If you are living with a gluten eater, it is just that much harder to avoid trace cross-contamination no matter how hard you both try. But assuming you don't want to change roommates, you are going to have to set up gluten free zones in your kitchen, IMHO, dedicated shelf (on the top) in the fridge and the pantry; dedicated gluten free counter space; never share any spreads or dips, or wooden spoons or cutting boards, and on and on....

It is usually recommended that you trial the gluten free diet for at least three months before you make any decision as to whether or not it is helping. I don't find it persuasive that you were not diagnosed celiac, with flattened villi - something caused them to self-destruct, and until they heal not a lot of proper digestion is going to take place. It is also possible that you have a leaky gut from gluten and that other foods are leaking into the blood stream in an undigested stated which can make for additional food intolerances. So if I were you I would try a mostly meat, veggies, fruit and rice diet until things settle down a bit for you. Not to say that there isn't something else going on like Crohn's or colitis, but just to suggest that you need time to heal before you can pass judgment on gluten free. :)

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If you are living with a gluten eater, it is just that much harder to avoid trace cross-contamination no matter how hard you both try. But assuming you don't want to change roommates, you are going to have to set up gluten free zones in your kitchen, IMHO, dedicated shelf (on the top) in the fridge and the pantry; dedicated gluten free counter space; never share any spreads or dips, or wooden spoons or cutting boards, and on and on....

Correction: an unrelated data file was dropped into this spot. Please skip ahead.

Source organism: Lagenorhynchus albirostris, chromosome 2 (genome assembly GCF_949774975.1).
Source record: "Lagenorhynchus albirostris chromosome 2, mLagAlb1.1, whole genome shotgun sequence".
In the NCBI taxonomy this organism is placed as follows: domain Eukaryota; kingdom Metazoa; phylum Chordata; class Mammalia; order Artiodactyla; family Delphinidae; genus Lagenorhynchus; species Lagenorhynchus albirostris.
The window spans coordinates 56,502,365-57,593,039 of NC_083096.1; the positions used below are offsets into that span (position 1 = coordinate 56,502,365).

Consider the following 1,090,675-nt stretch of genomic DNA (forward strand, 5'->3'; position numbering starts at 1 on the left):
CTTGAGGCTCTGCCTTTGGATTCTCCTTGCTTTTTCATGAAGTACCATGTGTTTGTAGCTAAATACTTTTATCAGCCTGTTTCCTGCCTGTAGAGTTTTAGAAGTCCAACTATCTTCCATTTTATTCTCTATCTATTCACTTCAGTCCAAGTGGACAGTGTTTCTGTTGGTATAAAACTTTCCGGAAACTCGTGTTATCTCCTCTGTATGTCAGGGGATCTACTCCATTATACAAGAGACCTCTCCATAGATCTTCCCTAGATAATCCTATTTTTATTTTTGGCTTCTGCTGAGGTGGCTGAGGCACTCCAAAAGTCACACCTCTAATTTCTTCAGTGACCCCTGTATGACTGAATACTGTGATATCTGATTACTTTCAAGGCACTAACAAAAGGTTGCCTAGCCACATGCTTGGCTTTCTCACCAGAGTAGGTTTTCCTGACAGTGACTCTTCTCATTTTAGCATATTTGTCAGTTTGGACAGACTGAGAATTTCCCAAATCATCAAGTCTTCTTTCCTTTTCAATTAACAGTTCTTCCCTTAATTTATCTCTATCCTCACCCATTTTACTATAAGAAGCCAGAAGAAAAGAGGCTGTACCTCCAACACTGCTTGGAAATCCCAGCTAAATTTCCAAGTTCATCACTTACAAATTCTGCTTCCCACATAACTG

It is usually recommended that you trial the gluten free diet for at least three months before you make any decision as to whether or not it is helping. I don't find it persuasive that you were not diagnosed celiac, with flattened villi - something caused them to self-destruct, and until they heal not a lot of proper digestion is going to take place. It is also possible that you have a leaky gut from gluten and that other foods are leaking into the blood stream in an undigested stated which can make for additional food intolerances. So if I were you I would try a mostly meat, veggies, fruit and rice diet until things settle down a bit for you. Not to say that there isn't something else going on like Crohn's or colitis, but just to suggest that you need time to heal before you can pass judgment on gluten free. :)

I have designated a cabinet for my gluten-free stuff. Just the sink can come into cross contamination...I'm working on it! As for food I have been trying to go more basic with whole foods...It is very hard with student teaching and working 4 times a week! So far this week the non-whole food items I bought were waffles, fries/hash browns (potatoes were the only ingredient), yogurt, cliff's fruit rope, bbq sauce, lara bars, protein for my protein shakes and coconut water. As I have to think about it I guess that is a lot of stuff.

As for the diagnose (or non-diagnose) I am saying the same thing! It blows my mind that the gastro's aren't more concerned or curious about what the hell is going on if it isn't celiac! I asked why they could flatten he said Crohn's, something with gluten (not celiac) and another thing I can't remember so thats why I am having the colonoscopy.